Father Joseph Rossi had been authorized to live outside of the Oblate community for a while in order to be of assistance to his parents. He was meant to maintain contact with his superior and his religious community during this time, but had seemingly not been faithful to this. Three years earlier, Eugene indicated that the young Oblate had not given much example of virtue:
Rossi will never be presentable especially as a witness to exterior regularity, as all his virtues are interior ones.
Letter to Henri Tempier, 18 June 1832, EO VIII n 425
Eugene always regarded the vows made by the Oblates as sacred and that by not living up to these commitments, one’s salvation was in danger. He thus warned Rossi:
My dear Father Rossi, it gave me great pleasure to get your letter. To be frank, I was experiencing some anxiety at your continued failure to give any sign of life once you moved outside community. The verbal authorization given during my absence seems to me to have been a giving way to persistence and to lack a sound basis. I don’t see any trace of the relationships that ought always to subsist in cases like this between superiors and men who are canonically authorized to live on a temporary basis at a distance from here.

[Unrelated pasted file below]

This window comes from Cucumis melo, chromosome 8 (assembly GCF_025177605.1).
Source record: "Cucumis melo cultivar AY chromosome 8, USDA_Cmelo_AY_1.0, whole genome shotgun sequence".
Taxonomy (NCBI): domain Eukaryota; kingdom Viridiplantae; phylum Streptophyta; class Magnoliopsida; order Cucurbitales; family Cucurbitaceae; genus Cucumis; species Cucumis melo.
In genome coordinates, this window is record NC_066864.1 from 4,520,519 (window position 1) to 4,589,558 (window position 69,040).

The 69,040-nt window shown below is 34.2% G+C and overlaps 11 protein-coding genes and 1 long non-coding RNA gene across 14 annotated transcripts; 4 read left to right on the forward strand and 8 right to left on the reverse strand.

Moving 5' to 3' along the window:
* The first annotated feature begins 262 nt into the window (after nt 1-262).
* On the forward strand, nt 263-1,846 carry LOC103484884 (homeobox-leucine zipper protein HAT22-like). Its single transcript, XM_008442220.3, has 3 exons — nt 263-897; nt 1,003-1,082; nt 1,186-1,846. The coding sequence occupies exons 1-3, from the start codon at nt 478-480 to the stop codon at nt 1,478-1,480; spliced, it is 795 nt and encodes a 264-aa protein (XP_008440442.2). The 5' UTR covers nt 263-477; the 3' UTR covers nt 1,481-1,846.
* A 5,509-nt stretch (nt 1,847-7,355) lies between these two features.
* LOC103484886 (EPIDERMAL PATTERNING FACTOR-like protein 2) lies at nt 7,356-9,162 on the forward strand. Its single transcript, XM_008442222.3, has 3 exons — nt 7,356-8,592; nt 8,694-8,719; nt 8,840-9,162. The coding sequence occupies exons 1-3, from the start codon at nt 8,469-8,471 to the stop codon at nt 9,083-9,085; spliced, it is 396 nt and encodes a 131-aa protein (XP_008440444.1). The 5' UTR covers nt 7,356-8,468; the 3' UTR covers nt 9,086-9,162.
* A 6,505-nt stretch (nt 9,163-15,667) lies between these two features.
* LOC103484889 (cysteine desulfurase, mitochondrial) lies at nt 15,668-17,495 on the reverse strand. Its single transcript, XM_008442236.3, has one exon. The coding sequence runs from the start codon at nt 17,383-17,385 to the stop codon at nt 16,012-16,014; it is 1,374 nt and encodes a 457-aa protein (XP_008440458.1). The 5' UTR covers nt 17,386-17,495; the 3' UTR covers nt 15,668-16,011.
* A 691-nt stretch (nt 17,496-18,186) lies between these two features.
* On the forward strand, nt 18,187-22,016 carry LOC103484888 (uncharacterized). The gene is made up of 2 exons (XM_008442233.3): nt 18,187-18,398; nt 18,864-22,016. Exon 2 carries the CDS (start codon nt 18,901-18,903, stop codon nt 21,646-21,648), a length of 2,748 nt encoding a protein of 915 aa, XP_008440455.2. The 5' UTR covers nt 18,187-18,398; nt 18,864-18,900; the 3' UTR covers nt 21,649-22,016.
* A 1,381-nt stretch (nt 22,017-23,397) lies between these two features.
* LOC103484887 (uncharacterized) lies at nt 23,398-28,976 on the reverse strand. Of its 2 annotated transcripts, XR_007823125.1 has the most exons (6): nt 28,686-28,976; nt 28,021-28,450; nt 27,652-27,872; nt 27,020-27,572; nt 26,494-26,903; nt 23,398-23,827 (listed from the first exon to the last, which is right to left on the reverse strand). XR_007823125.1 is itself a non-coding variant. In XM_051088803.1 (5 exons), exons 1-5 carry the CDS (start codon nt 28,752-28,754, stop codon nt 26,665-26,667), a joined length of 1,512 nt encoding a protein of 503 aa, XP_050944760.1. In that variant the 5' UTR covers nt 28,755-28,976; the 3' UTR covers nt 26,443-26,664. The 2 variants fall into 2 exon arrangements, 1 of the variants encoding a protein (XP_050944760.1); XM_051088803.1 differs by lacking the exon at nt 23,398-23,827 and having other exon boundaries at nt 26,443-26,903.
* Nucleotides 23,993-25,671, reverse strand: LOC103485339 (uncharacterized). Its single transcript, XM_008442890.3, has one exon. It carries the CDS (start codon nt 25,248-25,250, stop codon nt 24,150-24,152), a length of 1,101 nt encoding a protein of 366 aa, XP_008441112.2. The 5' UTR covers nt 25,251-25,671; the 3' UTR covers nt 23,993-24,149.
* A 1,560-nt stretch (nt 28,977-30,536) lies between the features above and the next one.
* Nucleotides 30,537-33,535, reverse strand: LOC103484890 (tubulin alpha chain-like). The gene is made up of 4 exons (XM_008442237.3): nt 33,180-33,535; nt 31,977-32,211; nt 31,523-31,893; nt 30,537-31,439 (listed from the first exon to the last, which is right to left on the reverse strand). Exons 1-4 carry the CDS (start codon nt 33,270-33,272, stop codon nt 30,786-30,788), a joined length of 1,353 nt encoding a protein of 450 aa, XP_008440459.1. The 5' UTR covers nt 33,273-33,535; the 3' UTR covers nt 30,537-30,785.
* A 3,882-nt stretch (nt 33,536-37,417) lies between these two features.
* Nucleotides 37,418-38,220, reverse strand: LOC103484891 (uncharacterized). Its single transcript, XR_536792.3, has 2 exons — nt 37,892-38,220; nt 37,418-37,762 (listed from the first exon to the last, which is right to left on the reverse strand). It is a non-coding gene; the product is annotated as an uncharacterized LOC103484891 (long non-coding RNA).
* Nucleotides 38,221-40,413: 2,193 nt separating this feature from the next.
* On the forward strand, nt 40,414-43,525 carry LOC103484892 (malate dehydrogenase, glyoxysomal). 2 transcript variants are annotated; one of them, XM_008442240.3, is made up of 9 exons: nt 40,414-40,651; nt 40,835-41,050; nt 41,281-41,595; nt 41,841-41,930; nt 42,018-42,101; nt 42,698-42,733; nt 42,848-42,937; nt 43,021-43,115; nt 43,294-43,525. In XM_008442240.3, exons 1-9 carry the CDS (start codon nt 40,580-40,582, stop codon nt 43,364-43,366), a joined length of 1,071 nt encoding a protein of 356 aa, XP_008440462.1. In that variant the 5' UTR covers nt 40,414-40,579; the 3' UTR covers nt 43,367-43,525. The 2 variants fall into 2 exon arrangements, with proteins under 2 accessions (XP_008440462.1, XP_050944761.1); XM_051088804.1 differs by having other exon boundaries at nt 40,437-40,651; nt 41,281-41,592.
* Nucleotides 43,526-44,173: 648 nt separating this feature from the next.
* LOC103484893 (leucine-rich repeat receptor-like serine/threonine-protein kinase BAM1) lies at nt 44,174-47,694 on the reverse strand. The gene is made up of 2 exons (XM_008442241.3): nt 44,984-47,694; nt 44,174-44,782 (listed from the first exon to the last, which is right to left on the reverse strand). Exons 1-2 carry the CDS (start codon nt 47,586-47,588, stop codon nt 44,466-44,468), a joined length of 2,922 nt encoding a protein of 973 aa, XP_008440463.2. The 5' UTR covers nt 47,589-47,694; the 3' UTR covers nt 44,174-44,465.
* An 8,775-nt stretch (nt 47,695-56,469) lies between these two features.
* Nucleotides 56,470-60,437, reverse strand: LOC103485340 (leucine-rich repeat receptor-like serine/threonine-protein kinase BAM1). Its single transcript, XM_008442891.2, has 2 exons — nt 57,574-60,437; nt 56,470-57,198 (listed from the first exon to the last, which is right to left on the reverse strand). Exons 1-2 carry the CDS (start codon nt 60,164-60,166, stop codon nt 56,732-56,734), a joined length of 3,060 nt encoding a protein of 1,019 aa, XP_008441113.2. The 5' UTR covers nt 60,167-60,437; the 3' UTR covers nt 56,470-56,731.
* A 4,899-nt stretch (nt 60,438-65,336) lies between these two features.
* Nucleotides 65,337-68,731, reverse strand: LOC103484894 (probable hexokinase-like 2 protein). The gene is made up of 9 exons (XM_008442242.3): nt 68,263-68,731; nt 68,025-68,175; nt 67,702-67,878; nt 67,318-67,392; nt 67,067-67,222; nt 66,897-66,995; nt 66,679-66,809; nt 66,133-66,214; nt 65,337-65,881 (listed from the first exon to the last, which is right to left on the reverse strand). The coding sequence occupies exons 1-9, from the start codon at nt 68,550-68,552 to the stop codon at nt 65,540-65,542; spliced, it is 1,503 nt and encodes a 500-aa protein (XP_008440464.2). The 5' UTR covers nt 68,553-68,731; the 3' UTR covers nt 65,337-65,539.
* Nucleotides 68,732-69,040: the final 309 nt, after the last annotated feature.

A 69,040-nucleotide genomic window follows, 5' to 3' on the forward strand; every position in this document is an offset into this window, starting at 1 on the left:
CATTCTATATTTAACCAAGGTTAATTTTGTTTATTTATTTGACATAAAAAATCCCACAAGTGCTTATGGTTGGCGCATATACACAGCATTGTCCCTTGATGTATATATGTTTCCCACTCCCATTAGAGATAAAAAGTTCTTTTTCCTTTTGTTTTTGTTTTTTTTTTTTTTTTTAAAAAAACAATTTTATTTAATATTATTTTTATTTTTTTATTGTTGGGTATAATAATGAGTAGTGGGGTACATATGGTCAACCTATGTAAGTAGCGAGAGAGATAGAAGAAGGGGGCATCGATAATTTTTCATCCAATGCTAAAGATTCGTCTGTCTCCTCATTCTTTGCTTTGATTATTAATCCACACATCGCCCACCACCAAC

Your soul is compromised by such conduct and its state is a source of grief to me. God is not mocked [Gal. 6,7: Deus non irridetu]
One doesn’t play with obligations that you have contracted with freedom. What is at stake is nothing less than your salvation.
It is my earnest wish to put to rights the defective aspects of your case. For this, good faith is needed on your part, and straightforwardness, in a word that you speak in good conscience and in the face of eternity; on my part you will find every understanding consistent with duty.
Letter to Father Joseph Rossi, 12 February 1835, EO VIII n 505